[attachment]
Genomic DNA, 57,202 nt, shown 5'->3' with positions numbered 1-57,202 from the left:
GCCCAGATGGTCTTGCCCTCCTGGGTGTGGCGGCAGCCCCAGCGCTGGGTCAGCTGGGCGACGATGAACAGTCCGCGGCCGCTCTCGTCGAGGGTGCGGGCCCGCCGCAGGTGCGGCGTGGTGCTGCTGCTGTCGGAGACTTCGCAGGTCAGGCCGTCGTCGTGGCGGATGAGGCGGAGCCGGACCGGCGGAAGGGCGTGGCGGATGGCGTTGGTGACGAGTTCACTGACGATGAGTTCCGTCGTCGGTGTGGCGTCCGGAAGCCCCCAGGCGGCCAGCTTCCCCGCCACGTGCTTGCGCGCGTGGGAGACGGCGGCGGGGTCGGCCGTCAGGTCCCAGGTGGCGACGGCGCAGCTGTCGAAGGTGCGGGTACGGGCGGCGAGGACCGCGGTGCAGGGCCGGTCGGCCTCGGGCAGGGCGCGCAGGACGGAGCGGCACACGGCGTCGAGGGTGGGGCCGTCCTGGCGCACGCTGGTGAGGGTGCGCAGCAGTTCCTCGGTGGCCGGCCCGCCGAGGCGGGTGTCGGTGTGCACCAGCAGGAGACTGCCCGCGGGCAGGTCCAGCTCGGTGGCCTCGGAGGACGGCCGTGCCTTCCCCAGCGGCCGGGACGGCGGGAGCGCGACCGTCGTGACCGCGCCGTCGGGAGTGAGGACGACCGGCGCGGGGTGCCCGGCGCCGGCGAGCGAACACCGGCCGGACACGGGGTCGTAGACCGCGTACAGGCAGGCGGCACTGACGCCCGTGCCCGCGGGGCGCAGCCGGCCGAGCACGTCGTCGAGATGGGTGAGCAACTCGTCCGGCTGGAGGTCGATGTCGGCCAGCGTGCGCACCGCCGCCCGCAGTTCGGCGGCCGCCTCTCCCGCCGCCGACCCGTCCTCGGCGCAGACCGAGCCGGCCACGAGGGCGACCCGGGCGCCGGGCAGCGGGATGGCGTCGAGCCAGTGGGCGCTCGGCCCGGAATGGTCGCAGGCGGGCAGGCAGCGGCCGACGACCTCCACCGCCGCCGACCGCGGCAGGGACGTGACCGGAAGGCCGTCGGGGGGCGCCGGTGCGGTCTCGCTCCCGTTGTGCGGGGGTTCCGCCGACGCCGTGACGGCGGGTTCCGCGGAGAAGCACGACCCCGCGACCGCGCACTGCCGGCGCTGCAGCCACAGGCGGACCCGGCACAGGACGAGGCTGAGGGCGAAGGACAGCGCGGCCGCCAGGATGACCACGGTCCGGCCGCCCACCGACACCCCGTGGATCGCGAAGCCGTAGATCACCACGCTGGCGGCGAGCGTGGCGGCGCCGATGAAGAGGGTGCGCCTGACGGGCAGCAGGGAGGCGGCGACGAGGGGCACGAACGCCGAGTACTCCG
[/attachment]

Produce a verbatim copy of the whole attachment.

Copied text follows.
Genomic DNA, 57,202 nt, shown 5'->3' with positions numbered 1-57,202 from the left:
GCCCAGATGGTCTTGCCCTCCTGGGTGTGGCGGCAGCCCCAGCGCTGGGTCAGCTGGGCGACGATGAACAGTCCGCGGCCGCTCTCGTCGAGGGTGCGGGCCCGCCGCAGGTGCGGCGTGGTGCTGCTGCTGTCGGAGACTTCGCAGGTCAGGCCGTCGTCGTGGCGGATGAGGCGGAGCCGGACCGGCGGAAGGGCGTGGCGGATGGCGTTGGTGACGAGTTCACTGACGATGAGTTCCGTCGTCGGTGTGGCGTCCGGAAGCCCCCAGGCGGCCAGCTTCCCCGCCACGTGCTTGCGCGCGTGGGAGACGGCGGCGGGGTCGGCCGTCAGGTCCCAGGTGGCGACGGCGCAGCTGTCGAAGGTGCGGGTACGGGCGGCGAGGACCGCGGTGCAGGGCCGGTCGGCCTCGGGCAGGGCGCGCAGGACGGAGCGGCACACGGCGTCGAGGGTGGGGCCGTCCTGGCGCACGCTGGTGAGGGTGCGCAGCAGTTCCTCGGTGGCCGGCCCGCCGAGGCGGGTGTCGGTGTGCACCAGCAGGAGACTGCCCGCGGGCAGGTCCAGCTCGGTGGCCTCGGAGGACGGCCGTGCCTTCCCCAGCGGCCGGGACGGCGGGAGCGCGACCGTCGTGACCGCGCCGTCGGGAGTGAGGACGACCGGCGCGGGGTGCCCGGCGCCGGCGAGCGAACACCGGCCGGACACGGGGTCGTAGACCGCGTACAGGCAGGCGGCACTGACGCCCGTGCCCGCGGGGCGCAGCCGGCCGAGCACGTCGTCGAGATGGGTGAGCAACTCGTCCGGCTGGAGGTCGATGTCGGCCAGCGTGCGCACCGCCGCCCGCAGTTCGGCGGCCGCCTCTCCCGCCGCCGACCCGTCCTCGGCGCAGACCGAGCCGGCCACGAGGGCGACCCGGGCGCCGGGCAGCGGGATGGCGTCGAGCCAGTGGGCGCTCGGCCCGGAATGGTCGCAGGCGGGCAGGCAGCGGCCGACGACCTCCACCGCCGCCGACCGCGGCAGGGACGTGACCGGAAGGCCGTCGGGGGGCGCCGGTGCGGTCTCGCTCCCGTTGTGCGGGGGTTCCGCCGACGCCGTGACGGCGGGTTCCGCGGAGAAGCACGACCCCGCGACCGCGCACTGCCGGCGCTGCAGCCACAGGCGGACCCGGCACAGGACGAGGCTGAGGGCGAAGGACAGCGCGGCCGCCAGGATGACCACGGTCCGGCCGCCCACCGACACCCCGTGGATCGCGAAGCCGTAGATCACCACGCTGGCGGCGAGCGTGGCGGCGCCGATGAAGAGGGTGCGCCTGACGGGCAGCAGGGAGGCGGCGACGAGGGGCACGAACGCCGAGTACTCCG